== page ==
“Many have a glacier system that feeds groundwater effectively. As for Malaysia, the recharge of underground water is directly from rain. With the loss of forest cover, this ability to recharge is reduced. There is no water shortage in Malaysia, only the inability to manage water resources. That is the cause of the problem.”
Piarapakaran does not think that tapping groundwater should be given a priority.
“When we can still manage with surface water, why rush to groundwater? It seems like we are failing to manage surface water and running to another option. If we want to extract groundwater in a large-scale, we need to carry out detailed studies.”
He explains that there are two types of aquifers. Non-confined aquifers have high exposure to pollutants from the topsoil and the soil itself, and are prone to substantial declines during the dry season. Confined aquifers, meanwhile, have very small land areas to recharge the groundwater.
“All these pose immediate risk to groundwater supplies,” he says.
Piarapakaran also raises questions over management of groundwater sources: “Who is measuring what exactly is extracted? And who audits the sustainability of extracting groundwater? I know of a famous mineral water bottling company extracting groundwater metres away from a drinking water dam in northern Peninsular Malaysia. The question is, are they extracting groundwater or water from the dam that has seeped into the soil?”
He believes that the Langat 2 water treatment plant is more cost-effective and reliable for water supply compared with groundwater extraction.
“The largest groundwater project that was proposed (Sime Darby’s) will produce some 30 million litres per day. This project was planned by a local multinational company but information was lacking. Langat 2’s capacity is about 1,200 million litres per day, which means 40 groundwater plants are needed to carry out the function of the Langat 2 plant. It’s a huge cost as you need to get Environment Impact Assessments done, secure large areas to extract groundwater and scan water tables in the areas.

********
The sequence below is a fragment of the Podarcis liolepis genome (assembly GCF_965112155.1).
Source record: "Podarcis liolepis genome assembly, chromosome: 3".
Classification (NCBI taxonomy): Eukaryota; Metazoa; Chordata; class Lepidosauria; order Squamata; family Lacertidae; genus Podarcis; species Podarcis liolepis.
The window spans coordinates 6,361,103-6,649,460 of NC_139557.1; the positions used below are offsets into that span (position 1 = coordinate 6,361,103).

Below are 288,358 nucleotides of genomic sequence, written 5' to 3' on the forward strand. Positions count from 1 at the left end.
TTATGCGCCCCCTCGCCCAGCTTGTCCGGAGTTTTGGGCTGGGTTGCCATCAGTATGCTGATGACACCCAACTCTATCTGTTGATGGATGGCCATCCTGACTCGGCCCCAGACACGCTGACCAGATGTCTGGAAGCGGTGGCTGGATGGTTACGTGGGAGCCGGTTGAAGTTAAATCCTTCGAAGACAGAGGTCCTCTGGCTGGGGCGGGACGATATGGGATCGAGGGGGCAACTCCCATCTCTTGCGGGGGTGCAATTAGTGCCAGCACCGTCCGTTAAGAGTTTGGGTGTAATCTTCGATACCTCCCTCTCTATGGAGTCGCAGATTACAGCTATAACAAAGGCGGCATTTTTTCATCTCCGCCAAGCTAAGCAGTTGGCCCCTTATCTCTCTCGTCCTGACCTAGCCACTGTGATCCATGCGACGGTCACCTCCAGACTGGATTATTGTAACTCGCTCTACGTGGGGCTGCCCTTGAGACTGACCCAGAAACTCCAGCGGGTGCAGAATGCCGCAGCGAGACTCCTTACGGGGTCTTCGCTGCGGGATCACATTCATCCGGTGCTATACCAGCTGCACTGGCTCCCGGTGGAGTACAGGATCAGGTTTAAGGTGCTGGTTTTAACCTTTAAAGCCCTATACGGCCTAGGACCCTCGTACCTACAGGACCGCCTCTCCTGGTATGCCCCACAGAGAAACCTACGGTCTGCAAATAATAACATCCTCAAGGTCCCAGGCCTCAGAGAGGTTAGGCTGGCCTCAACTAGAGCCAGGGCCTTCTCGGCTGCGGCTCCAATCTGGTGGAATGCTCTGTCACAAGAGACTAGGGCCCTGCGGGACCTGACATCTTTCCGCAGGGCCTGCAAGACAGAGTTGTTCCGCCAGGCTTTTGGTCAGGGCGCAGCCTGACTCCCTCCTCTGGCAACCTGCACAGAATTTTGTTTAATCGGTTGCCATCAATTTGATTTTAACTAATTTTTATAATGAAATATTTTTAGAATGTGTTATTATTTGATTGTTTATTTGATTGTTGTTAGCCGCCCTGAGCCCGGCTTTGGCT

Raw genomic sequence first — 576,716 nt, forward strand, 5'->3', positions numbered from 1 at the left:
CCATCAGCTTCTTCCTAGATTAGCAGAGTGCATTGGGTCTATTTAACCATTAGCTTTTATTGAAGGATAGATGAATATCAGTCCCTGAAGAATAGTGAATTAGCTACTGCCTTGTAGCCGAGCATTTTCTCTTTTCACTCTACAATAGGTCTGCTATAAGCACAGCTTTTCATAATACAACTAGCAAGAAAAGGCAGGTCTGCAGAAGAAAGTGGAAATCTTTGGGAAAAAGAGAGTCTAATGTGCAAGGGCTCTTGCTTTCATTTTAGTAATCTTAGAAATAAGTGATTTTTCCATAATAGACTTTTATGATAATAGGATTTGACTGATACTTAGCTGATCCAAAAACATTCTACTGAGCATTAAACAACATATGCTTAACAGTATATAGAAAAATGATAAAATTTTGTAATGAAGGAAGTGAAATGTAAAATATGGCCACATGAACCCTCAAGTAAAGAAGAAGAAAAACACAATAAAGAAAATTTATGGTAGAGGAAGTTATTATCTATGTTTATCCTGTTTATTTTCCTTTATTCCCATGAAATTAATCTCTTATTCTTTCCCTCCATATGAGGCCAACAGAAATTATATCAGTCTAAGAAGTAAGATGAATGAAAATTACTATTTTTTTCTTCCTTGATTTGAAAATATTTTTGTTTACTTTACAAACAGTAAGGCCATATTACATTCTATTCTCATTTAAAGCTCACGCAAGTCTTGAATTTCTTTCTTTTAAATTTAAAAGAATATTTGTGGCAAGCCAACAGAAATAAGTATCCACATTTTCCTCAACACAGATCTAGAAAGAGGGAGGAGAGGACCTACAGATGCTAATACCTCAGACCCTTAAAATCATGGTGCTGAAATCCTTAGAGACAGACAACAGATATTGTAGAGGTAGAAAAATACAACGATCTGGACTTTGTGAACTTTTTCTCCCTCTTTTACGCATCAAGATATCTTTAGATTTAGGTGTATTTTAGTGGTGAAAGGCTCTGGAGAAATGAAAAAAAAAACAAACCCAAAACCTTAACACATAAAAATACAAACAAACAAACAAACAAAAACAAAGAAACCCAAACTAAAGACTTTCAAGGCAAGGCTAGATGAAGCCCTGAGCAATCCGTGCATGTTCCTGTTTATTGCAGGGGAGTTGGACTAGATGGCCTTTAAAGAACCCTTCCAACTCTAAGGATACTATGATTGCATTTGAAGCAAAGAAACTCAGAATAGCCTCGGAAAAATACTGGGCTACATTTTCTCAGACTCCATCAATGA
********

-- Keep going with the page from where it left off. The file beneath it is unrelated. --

“Furthermore, all water that is extracted via groundwater still needs treatment and testing for chemicals present in the water. If, for instance, this groundwater project is close to agricultural land, pesticide, herbicide and fertilisers are potential pollutants and need to be monitored closely as the dilution effect in groundwater is very low. All these are costs to water treatment which will be added to water tariffs.”
Piarapakaran says the disadvantages of harnessing groundwater are too obvious to ignore. He points to how Jakarta and Bangkok, which use a lot of groundwater, are facing land subsidence.
He also says that when groundwater is extracted, some dormant chemicals might be stirred up, possibly leading to contamination. Drops in water tables will also cause everyone to dig deeper, he adds.
Even though Kelantan is a model state for groundwater utilisation, Piarapakaran is not convinced. He argues that if dams and water catchment areas in the state are maintained, there will be no need to use groundwater in the first place.